Responding To Your Questions About "Beyond Empire Zones"

May 18, 2009

First of all, thank you for your comments on the Upstate Senate Democratic Caucus’s proposed Task Force on Empire Zones and for your interest in the economic development landscape in New York.

Unfortunately, New York State businesses not only struggle with high taxes, and high energy costs, but a myriad of issues, not the least of which is a growing tax burden. The Empire Zone program awards benefits for wages paid, jobs created and investments made, and in many, many instances, the program has served us well by leveling the playing field for hundreds of good, responsible and growing employers. Through the last decade or more, the state’s economic development toolkit has developed and continued to add programs, though without a comprehensive look at the big picture. Its been a layering of programs and we hope we're providing a chance to take a deep breath and look around.

The shortening of the Empire Zone program (by hastening the program’s expiration date which occurred in this year’s enacted State budget), allows us to formulate a more thoughtful, strategic approach to economic development. The formation of a Task Force, with a relatively large number of members, allows New York State to benefit from a comprehensive review of what has worked and what hasn't; what New York businesses need most, and frankly, what is a waste of valuable taxpayer dollars--and to do so well before the negotiation of next year’s State budget.

Having worked for many years with business owners and CEOs (particularly in the manufacturing sector), we believe there is no better resource from a practitioner’s point of view. Those regional and national manufacturing firms are experts in the art and agony of competition with other states, and other countries with a vastly different set of economic benchmarks. 

The locally run and managed manufacturing firm in New York not only understands what is necessary to succeed, but what other states are doing to enable their businesses to do so. The regional employers in healthcare or financial services understand what costs are driving their businesses. We can benefit greatly from the expertise of the men and women that lead our major regional employers every day in crafting the next generation of economic development tools. We have a rich field to choose from when it comes to business expertise. Yes, New York is the birthplace of giants like Kodak and Xerox, but also of hundreds of companies leading their fields in innovation and new product development, recognized internationally for their achievement and creativity.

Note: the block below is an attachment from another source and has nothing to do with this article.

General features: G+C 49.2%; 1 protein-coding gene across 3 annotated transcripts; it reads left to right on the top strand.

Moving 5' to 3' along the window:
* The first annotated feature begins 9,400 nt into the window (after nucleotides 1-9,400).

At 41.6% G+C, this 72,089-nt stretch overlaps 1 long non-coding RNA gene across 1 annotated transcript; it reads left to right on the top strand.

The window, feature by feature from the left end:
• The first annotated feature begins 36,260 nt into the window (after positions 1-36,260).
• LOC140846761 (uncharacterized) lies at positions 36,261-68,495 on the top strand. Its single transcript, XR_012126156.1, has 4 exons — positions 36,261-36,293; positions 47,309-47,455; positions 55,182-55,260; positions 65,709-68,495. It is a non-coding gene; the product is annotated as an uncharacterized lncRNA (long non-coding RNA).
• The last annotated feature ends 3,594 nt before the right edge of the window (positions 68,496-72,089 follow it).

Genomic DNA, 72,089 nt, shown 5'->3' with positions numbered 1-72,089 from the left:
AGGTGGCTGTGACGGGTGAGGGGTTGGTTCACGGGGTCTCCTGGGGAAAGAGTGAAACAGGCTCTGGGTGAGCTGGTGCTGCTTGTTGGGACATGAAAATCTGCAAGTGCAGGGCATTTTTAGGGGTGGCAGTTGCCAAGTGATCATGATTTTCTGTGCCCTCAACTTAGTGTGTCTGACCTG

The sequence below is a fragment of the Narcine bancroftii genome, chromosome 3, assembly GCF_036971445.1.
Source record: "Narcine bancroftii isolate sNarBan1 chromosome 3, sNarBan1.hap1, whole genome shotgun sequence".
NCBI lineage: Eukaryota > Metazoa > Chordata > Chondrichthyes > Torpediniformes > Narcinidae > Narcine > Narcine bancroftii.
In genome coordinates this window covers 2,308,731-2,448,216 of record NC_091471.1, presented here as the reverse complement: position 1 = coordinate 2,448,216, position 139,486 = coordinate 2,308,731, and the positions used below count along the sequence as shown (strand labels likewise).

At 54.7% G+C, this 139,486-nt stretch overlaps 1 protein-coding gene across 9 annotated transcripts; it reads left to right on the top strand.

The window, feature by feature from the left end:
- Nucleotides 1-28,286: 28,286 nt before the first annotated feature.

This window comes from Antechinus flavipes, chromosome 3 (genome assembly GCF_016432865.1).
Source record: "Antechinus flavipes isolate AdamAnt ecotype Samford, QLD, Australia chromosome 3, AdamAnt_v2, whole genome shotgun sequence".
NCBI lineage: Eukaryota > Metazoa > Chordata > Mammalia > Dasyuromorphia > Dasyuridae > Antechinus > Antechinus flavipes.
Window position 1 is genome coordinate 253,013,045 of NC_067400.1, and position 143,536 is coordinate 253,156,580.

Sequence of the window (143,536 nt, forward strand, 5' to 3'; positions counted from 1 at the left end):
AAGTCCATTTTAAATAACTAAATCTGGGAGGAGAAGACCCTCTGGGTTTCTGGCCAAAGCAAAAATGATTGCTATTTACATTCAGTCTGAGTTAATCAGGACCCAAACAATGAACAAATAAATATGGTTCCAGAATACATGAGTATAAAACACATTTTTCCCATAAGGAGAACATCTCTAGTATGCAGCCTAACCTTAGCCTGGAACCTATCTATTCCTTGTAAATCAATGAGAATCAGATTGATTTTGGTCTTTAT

That being said, the Senate Majority’s proposed Task Force also provides the opportunity for the Governor, the Assembly and the Senate to appoint representatives from not only business and business organizations, but from universities, unions and other factes of economic development.

As one last note, New York State does have several economic development power programs for businesses throughout the state accessible through the New York Power Authority, which offers low cost power contracts or rate subsidies on power utilization.  Most utilities offer economic development programming for business development as well. And you are absolutely right--those programs are incredibly useful and as with any valuable incentive tool, they are in high demand.

Kristen Heath is the Executive Director of the Upstate Caucus.